Speaker talks privatization

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April 3, 2009

2:28 AM

Neal McCluskey, associate director of the Center for Educational Freedom at the Cato Institute, a libertarian thinktank based in Washington, D.C., is privy to privatization. At an on-campus talk hosted by Libertarian Students Thursday evening, McCluskey laid out two cases for why public universities like the College of William & Mary should go private: efficiency and freedom.

According to McCluskey, colleges need more autonomy to more efficiently set tuition, program budgets and set salaries.

“Presumably the president of university and the deans understand what colleges and universities need to do now and what another colleges and universities are doing than legislators in Richmond,” McCluskey said.

As a libertarian, though, McCluskey says he is most interested in reconciling first amendment rights with taxpayer support of the university.

“When you tell a taxpayer you will subsidize this college or university, you’re then subsidizing every professor’s speech, every student’s speech, every event that they have on campus, and you are probably familiar with some of the manifestations of the conflict that this causes,” McCluskey said, referencing the controversies surrounding the Wren cross and the Sex Workers’ Art Show.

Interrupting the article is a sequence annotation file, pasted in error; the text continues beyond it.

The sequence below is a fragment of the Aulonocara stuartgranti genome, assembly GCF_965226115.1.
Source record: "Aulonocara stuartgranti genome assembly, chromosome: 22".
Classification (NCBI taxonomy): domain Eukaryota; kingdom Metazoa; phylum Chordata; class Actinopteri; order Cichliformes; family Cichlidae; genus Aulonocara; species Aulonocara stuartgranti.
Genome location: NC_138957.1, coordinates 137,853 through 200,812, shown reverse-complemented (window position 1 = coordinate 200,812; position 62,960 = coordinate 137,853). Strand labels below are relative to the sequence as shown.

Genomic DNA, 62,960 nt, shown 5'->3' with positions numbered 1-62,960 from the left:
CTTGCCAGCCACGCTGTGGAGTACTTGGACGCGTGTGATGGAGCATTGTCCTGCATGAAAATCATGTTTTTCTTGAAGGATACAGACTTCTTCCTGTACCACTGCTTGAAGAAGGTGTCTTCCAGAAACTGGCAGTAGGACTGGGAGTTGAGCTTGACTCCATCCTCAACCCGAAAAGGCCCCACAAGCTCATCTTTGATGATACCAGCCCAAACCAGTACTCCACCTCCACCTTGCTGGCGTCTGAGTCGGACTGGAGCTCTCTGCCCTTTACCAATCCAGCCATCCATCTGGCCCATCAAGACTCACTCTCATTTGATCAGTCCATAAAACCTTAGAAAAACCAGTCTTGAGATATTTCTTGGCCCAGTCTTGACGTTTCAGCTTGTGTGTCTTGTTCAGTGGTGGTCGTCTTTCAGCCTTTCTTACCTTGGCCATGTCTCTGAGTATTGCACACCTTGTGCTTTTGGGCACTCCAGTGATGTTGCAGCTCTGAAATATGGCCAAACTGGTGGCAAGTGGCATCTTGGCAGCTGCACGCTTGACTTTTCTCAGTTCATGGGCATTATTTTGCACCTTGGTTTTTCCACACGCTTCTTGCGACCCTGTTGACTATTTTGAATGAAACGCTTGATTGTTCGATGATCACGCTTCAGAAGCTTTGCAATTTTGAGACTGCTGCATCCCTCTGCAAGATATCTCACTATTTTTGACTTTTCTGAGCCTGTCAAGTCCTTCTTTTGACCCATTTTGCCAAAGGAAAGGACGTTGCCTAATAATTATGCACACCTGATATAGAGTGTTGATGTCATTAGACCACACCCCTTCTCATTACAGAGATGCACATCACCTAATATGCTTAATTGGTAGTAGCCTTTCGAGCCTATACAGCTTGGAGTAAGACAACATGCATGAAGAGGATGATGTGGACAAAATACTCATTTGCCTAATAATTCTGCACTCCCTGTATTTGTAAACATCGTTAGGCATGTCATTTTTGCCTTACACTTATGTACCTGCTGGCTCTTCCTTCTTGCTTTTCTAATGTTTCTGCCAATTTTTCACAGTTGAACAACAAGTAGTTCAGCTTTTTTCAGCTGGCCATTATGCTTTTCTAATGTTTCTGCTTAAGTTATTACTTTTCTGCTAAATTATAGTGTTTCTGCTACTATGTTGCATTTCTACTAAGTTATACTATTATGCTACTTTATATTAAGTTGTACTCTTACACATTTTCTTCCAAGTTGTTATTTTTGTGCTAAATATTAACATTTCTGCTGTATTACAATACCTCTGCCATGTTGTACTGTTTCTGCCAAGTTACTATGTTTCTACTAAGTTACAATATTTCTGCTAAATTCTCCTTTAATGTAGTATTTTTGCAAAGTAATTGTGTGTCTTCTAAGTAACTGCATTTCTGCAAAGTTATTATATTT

“[Supporters and critics of SWAS] both have equal claims, because you have compelled support of the institution,” McCluskey later added.

McCluskey offered privatization as a solution to these problems but also warned that going private could remove an important financial safety net for the College and put certain academic programs in financial
jeopardy.

Despite these anti-privatization arguments, McCluskey said that the College’s reputation makes it more likely to make up the funds with the private support.

Later in the talk, McCluskey spoke against the position that higher education is a public good worthy of public financing He said it fails to meet the definition of a “public good,” which is inherently non-rivalrous and non-excludable. He also said claims that public education makes for a better citizenry are unsubstantiated.

According to McCluskey, the College can best serve the good of the public by going private. McCluskey said privatization should be achieved by having the state deliver aid directly to students rather than through the College, by providing tax credits and donation programs to students, or, ideally, by separating from the state completely.

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